The young lad holds his daddy’s hand and skips along the sidewalk. A group of children, hunkered down with knapsacks cross the street under the guidance of a guard, stop sign in hand. A black squirrel uses the wires to span the intersection, racing the current and disappearing into a giant oak. The light changes. Two yellow buses turn out into a lane from a side road, one to the right and one to the left. A breeze lifts a flag, then the next, flags lining Northwestern Avenue, Grant, and Bowman, all in the sunlight.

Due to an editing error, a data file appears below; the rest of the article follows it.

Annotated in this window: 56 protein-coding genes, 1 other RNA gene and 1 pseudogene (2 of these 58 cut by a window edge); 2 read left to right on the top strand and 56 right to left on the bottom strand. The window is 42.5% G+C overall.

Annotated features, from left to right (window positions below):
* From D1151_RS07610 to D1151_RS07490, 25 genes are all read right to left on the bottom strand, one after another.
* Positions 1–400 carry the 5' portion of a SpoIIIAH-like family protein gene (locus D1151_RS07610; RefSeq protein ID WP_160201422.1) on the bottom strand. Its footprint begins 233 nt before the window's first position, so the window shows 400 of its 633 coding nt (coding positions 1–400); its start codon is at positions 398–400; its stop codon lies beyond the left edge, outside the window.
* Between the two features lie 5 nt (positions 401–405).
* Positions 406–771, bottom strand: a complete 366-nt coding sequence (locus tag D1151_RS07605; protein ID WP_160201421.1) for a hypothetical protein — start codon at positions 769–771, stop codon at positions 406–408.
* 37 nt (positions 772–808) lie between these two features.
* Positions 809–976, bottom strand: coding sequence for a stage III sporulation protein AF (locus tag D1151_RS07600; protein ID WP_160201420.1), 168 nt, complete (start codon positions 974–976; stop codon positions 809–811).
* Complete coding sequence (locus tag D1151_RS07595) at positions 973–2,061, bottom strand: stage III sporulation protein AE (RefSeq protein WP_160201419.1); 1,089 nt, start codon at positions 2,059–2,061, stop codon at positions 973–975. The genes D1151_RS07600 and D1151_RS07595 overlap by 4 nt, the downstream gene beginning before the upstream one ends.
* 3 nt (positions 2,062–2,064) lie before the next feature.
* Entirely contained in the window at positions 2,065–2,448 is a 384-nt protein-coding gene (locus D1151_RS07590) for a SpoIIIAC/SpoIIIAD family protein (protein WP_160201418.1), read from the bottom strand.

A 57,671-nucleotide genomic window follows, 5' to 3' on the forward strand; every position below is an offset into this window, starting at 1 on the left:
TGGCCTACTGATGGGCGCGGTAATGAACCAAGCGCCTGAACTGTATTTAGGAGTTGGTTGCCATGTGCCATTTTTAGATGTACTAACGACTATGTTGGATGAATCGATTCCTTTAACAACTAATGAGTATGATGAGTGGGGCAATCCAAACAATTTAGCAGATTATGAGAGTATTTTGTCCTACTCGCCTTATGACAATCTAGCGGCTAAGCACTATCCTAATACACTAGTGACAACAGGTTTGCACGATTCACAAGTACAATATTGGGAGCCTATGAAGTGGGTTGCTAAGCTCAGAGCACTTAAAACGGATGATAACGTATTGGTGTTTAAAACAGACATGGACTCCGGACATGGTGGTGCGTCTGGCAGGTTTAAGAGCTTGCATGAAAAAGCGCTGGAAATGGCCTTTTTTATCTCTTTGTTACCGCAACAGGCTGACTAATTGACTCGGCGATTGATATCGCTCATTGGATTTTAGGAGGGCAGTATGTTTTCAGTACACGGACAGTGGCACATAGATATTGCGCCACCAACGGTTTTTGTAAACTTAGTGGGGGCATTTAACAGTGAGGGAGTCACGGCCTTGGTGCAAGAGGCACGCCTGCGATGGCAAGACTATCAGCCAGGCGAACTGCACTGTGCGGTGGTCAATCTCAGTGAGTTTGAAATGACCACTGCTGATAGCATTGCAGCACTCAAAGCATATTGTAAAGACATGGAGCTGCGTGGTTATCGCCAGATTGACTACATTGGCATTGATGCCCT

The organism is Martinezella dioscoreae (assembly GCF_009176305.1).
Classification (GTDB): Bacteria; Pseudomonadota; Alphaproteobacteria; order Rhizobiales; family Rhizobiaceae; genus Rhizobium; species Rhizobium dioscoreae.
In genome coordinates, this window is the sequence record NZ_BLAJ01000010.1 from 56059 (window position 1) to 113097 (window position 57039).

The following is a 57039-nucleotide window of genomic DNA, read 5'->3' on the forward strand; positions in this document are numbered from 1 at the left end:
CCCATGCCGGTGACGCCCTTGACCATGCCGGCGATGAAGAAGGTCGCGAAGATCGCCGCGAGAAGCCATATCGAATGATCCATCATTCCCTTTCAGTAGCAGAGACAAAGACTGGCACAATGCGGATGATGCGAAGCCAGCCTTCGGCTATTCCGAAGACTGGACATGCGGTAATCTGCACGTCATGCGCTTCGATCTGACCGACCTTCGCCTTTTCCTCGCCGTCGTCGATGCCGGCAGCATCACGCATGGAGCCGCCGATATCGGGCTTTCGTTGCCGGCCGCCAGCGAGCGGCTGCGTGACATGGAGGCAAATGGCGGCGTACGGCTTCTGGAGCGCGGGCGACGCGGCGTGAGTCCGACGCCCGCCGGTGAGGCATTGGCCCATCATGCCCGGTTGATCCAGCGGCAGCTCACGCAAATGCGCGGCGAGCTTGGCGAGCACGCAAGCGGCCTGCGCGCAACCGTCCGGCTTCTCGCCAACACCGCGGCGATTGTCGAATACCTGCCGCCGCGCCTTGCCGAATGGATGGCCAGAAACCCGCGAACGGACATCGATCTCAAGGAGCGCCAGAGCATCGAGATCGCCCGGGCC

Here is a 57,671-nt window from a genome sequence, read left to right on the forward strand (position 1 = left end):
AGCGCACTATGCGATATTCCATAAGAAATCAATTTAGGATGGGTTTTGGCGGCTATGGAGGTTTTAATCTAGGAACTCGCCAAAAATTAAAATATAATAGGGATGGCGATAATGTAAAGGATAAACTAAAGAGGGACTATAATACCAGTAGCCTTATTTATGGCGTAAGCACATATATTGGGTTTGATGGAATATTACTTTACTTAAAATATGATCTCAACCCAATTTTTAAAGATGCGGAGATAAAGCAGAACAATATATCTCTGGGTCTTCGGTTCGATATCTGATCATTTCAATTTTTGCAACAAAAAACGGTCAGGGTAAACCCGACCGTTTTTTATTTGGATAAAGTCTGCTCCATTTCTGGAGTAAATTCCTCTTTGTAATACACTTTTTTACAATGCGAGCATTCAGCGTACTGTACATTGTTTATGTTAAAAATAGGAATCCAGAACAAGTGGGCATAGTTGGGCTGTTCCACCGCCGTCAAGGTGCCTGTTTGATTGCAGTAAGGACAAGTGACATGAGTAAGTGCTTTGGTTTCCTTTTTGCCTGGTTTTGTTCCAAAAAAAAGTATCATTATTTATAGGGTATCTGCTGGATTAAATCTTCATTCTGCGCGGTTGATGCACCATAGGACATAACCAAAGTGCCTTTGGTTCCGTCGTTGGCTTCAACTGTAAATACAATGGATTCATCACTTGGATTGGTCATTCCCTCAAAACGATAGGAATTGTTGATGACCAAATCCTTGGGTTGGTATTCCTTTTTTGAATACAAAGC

This is no strange land and I am no stranger but I have been gone for years. If I sense nothing but this on my short drive every morning, I acknowledge something abiding: a limp acquired from a dare, yet a race towards everything about tomorrow.
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